I’ve got a treat for anyone following the SSG/SPCK saga today – the fill set of legal papers filed in relation to J Mark Brewer’s attempt to take a UK registered charity into bankruptcy in a Texas court.
To begin at the beginning, we’ll start with the Statement of Financial Affairs:
Points of interest here include the figures given for income in 2006 and 2007 – $4.7 million and $7.5 million – and the list of payments made to creditors in the 90 days prior to filing for bankruptcy which, amongst other things, show that just about the last thing SSG did before filing for bankruptcy and making its staff redundant was transfer around $75,000 to the Orthodox Christian Mission Fund, Houston, although the statement also shows an outstanding debt to the same fund of $494,000. This is on top of another $250,000 of so paid to this fund between September 07 and January 08.
The creditors list also shows Brewer’s law firm to be claiming to be owed $56,000 despite receiving $110,000 in two payments for legal services in August/September 07 – the Charity Commission needs to look carefully at this in the context of regulations on trustee benefit.
Next, there’s Brewer’s Disclosure of compensation disclosing the retainer of $75,000.
Followed by Schedules E. F & G which, taken together, list all SSG’s creditors and how much they’re owed.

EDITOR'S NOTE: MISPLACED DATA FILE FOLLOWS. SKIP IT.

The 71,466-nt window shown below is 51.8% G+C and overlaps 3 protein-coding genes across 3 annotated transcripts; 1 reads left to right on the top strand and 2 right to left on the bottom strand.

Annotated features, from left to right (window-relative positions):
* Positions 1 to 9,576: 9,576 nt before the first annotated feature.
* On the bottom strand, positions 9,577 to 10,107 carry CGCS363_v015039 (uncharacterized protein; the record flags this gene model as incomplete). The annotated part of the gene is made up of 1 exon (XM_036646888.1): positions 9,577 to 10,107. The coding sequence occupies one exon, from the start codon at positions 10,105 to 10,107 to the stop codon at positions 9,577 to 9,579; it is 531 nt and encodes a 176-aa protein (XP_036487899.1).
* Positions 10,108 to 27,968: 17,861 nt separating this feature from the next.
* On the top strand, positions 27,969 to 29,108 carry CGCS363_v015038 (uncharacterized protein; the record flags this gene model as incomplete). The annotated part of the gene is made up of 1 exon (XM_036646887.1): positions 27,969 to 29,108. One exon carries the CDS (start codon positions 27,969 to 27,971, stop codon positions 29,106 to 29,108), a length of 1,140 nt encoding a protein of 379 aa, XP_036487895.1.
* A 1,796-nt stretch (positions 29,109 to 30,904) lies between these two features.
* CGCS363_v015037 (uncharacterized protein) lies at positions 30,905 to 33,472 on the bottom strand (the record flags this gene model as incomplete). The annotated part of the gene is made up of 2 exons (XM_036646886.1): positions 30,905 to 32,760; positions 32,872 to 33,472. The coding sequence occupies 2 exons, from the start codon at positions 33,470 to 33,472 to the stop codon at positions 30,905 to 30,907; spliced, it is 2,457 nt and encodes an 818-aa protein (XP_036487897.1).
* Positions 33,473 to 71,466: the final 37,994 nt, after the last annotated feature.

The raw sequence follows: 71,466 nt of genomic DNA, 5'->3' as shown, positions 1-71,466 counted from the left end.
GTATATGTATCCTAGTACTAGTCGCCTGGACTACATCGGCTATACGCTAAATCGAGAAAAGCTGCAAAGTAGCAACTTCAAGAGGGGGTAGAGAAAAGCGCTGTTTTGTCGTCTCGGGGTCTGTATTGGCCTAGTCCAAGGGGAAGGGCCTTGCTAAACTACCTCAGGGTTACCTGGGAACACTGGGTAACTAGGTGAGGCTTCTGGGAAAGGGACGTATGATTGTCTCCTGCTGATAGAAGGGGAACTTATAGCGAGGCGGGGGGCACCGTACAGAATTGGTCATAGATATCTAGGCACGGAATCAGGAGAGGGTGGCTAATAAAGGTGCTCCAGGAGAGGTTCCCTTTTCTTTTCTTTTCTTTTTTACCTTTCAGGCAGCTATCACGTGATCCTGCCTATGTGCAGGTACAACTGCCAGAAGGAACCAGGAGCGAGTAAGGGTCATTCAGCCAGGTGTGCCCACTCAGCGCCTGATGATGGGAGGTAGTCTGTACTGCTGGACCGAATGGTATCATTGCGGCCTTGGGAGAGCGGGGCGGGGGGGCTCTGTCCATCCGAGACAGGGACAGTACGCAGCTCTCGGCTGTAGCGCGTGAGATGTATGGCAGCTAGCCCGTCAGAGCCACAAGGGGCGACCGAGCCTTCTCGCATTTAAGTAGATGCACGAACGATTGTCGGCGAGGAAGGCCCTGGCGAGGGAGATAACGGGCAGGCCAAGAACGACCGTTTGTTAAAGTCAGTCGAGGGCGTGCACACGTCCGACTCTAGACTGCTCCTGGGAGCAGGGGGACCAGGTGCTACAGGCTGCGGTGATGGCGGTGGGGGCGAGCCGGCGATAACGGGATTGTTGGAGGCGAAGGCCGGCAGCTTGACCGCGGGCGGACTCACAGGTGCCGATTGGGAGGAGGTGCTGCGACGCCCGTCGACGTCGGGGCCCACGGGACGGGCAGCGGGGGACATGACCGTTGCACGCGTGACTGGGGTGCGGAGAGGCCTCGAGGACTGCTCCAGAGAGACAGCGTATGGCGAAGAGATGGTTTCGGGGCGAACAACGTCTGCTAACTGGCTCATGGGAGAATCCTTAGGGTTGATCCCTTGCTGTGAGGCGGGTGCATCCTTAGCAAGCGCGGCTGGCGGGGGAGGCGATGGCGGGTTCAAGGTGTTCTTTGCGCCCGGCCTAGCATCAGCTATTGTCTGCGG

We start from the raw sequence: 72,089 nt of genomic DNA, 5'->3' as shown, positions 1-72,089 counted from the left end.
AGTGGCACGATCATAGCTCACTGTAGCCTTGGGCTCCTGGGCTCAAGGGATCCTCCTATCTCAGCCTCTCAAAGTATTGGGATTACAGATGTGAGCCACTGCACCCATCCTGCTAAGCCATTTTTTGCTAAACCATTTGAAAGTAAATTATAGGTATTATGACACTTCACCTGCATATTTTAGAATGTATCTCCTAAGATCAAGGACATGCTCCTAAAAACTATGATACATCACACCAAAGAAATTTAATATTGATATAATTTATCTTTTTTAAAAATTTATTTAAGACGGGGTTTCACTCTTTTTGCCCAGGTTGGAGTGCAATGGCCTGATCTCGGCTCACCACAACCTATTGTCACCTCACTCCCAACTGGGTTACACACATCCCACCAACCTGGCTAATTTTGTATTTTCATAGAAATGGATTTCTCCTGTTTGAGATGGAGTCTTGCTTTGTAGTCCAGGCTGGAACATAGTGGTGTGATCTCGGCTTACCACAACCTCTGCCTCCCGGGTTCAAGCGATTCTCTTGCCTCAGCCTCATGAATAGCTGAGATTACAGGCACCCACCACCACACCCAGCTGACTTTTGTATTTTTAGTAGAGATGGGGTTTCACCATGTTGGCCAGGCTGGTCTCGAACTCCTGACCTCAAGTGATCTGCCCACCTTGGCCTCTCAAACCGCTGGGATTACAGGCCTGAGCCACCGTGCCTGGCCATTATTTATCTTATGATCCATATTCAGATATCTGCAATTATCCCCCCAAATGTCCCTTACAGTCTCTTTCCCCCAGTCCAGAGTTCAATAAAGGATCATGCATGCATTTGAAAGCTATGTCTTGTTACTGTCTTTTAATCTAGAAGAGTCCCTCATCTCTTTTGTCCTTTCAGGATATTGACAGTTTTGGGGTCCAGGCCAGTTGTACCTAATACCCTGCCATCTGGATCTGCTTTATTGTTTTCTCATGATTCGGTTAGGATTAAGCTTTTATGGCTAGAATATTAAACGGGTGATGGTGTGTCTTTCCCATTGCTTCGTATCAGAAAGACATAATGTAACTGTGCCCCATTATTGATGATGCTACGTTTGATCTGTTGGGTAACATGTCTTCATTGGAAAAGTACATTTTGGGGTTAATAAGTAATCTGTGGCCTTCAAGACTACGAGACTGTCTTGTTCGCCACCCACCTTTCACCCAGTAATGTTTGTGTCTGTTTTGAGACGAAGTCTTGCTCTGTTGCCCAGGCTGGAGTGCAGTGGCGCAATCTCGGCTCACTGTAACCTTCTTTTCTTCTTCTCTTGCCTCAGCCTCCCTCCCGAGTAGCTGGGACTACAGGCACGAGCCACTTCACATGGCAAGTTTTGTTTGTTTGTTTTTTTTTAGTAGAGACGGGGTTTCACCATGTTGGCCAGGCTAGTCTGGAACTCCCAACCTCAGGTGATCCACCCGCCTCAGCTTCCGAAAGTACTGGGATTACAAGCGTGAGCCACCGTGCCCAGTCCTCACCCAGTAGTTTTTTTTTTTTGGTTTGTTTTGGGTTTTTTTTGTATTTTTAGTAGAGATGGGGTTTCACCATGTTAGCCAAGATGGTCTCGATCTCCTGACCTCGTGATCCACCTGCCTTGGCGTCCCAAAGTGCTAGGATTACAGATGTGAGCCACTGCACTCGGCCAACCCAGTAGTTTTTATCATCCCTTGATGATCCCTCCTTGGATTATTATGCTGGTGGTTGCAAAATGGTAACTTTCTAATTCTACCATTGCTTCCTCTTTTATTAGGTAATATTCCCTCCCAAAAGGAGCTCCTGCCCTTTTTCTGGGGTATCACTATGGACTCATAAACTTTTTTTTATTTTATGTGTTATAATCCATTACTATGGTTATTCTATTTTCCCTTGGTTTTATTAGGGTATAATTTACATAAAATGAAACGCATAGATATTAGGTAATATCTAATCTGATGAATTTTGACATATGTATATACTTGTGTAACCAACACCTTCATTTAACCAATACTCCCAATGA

We also have an anonymous letter to the court, which points out the Brewer is trying to take a UK charity into bankruptcy under a fictitious company name, signed ‘Outrageous’.
And finally, a fresh and much better copy of the motion to dismiss the bankruptcy application.
One the face of it, this looks for all the world as if its a fraudulent application – remember, J Mark Brewer is a lawyer and while there are significant differences between UK and US law, he should be more than capable of understanding something as basic as the fact that you cannot apply for bankruptcy in a US court on behalf of a UK registered charity.
From the information to hand, there look to be some serious questions about trustee benefit that the Charity Commission need to look into and, and I think this may explain exactly what is going on, as the original agreement for the running of the bookshops was with the Saint Stephen the Great Charitable Trust, which is not an incorporated body and even today, remains an unincorporated subsidiary of the limited by guarantee Saint Stephen the Great Ltd, which Brewer formed in 2007.
I think it is possible, if not likely, that liability for the outstanding debts incurred in this matter, and for any awards arising from the pending employment tribunals, may rest with the charitable trust – and if that is the case, then because it is an unincorporated body its trustees, J Mark Brewer and family, may be personally liable for its debts and that liability is unlimited.
That, if true, would give all of SSG’s creditors a personal claim against Brewer for any monies still owing to them, not to mention provide ample motive for a fraudulent attempt to file for corporate bankrupty on behalf of a UK registered charity under a fictitious company name.
Mr Brewer, you have some serious questions to answer.
(And a major thank you to my sources – you know who you are and I think you will have everyone’s gratitude… except Brewer’s)